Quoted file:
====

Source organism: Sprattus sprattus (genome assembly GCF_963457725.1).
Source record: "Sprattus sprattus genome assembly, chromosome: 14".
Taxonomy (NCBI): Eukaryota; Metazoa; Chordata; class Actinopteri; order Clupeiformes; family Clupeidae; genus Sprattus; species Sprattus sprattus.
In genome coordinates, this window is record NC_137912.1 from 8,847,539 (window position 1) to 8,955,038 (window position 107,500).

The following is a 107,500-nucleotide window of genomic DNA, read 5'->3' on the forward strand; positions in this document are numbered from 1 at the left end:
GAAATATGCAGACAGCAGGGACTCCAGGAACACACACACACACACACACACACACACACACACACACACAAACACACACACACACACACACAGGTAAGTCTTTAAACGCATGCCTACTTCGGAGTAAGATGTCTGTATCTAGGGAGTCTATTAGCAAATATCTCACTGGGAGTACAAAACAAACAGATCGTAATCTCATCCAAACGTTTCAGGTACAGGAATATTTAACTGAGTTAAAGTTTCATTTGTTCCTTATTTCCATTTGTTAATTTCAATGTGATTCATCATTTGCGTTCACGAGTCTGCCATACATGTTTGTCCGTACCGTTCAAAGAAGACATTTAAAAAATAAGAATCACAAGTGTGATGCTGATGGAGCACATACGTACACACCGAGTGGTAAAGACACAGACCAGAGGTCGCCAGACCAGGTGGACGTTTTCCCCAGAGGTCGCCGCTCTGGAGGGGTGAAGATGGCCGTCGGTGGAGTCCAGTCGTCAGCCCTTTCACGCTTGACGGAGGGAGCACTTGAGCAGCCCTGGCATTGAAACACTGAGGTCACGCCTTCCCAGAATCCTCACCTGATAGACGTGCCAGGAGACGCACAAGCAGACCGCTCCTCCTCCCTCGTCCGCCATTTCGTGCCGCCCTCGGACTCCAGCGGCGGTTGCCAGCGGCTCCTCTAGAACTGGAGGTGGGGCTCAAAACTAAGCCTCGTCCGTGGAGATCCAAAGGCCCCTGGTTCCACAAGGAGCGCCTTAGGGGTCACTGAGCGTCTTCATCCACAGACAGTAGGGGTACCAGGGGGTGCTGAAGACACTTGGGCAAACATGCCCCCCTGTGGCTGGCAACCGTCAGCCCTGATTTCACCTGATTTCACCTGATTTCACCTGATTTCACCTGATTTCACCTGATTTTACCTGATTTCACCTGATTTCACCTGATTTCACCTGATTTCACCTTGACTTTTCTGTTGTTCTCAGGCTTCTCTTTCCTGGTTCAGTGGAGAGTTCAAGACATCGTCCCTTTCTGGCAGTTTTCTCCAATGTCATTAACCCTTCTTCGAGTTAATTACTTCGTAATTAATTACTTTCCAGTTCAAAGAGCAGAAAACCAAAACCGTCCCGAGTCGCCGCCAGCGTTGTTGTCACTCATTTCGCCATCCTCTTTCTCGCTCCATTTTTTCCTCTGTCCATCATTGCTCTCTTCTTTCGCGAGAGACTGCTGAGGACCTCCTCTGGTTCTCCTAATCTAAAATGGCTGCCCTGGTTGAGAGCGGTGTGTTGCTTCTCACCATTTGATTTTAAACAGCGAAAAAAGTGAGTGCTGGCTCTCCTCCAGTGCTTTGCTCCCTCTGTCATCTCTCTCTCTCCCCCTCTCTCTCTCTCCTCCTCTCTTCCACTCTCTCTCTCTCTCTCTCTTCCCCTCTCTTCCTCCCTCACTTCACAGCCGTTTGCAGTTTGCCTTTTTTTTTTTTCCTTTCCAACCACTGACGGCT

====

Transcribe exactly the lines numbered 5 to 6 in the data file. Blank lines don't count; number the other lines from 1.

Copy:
The following is a 107,500-nucleotide window of genomic DNA, read 5'->3' on the forward strand; positions in this document are numbered from 1 at the left end:
GAAATATGCAGACAGCAGGGACTCCAGGAACACACACACACACACACACACACACACACACACACACACAAACACACACACACACACACACAGGTAAGTCTTTAAACGCATGCCTACTTCGGAGTAAGATGTCTGTATCTAGGGAGTCTATTAGCAAATATCTCACTGGGAGTACAAAACAAACAGATCGTAATCTCATCCAAACGTTTCAGGTACAGGAATATTTAACTGAGTTAAAGTTTCATTTGTTCCTTATTTCCATTTGTTAATTTCAATGTGATTCATCATTTGCGTTCACGAGTCTGCCATACATGTTTGTCCGTACCGTTCAAAGAAGACATTTAAAAAATAAGAATCACAAGTGTGATGCTGATGGAGCACATACGTACACACCGAGTGGTAAAGACACAGACCAGAGGTCGCCAGACCAGGTGGACGTTTTCCCCAGAGGTCGCCGCTCTGGAGGGGTGAAGATGGCCGTCGGTGGAGTCCAGTCGTCAGCCCTTTCACGCTTGACGGAGGGAGCACTTGAGCAGCCCTGGCATTGAAACACTGAGGTCACGCCTTCCCAGAATCCTCACCTGATAGACGTGCCAGGAGACGCACAAGCAGACCGCTCCTCCTCCCTCGTCCGCCATTTCGTGCCGCCCTCGGACTCCAGCGGCGGTTGCCAGCGGCTCCTCTAGAACTGGAGGTGGGGCTCAAAACTAAGCCTCGTCCGTGGAGATCCAAAGGCCCCTGGTTCCACAAGGAGCGCCTTAGGGGTCACTGAGCGTCTTCATCCACAGACAGTAGGGGTACCAGGGGGTGCTGAAGACACTTGGGCAAACATGCCCCCCTGTGGCTGGCAACCGTCAGCCCTGATTTCACCTGATTTCACCTGATTTCACCTGATTTCACCTGATTTCACCTGATTTTACCTGATTTCACCTGATTTCACCTGATTTCACCTGATTTCACCTTGACTTTTCTGTTGTTCTCAGGCTTCTCTTTCCTGGTTCAGTGGAGAGTTCAAGACATCGTCCCTTTCTGGCAGTTTTCTCCAATGTCATTAACCCTTCTTCGAGTTAATTACTTCGTAATTAATTACTTTCCAGTTCAAAGAGCAGAAAACCAAAACCGTCCCGAGTCGCCGCCAGCGTTGTTGTCACTCATTTCGCCATCCTCTTTCTCGCTCCATTTTTTCCTCTGTCCATCATTGCTCTCTTCTTTCGCGAGAGACTGCTGAGGACCTCCTCTGGTTCTCCTAATCTAAAATGGCTGCCCTGGTTGAGAGCGGTGTGTTGCTTCTCACCATTTGATTTTAAACAGCGAAAAAAGTGAGTGCTGGCTCTCCTCCAGTGCTTTGCTCCCTCTGTCATCTCTCTCTCTCCCCCTCTCTCTCTCTCCTCCTCTCTTCCACTCTCTCTCTCTCTCTCTCTTCCCCTCTCTTCCTCCCTCACTTCACAGCCGTTTGCAGTTTGCCTTTTTTTTTTTTCCTTTCCAACCACTGACGGCT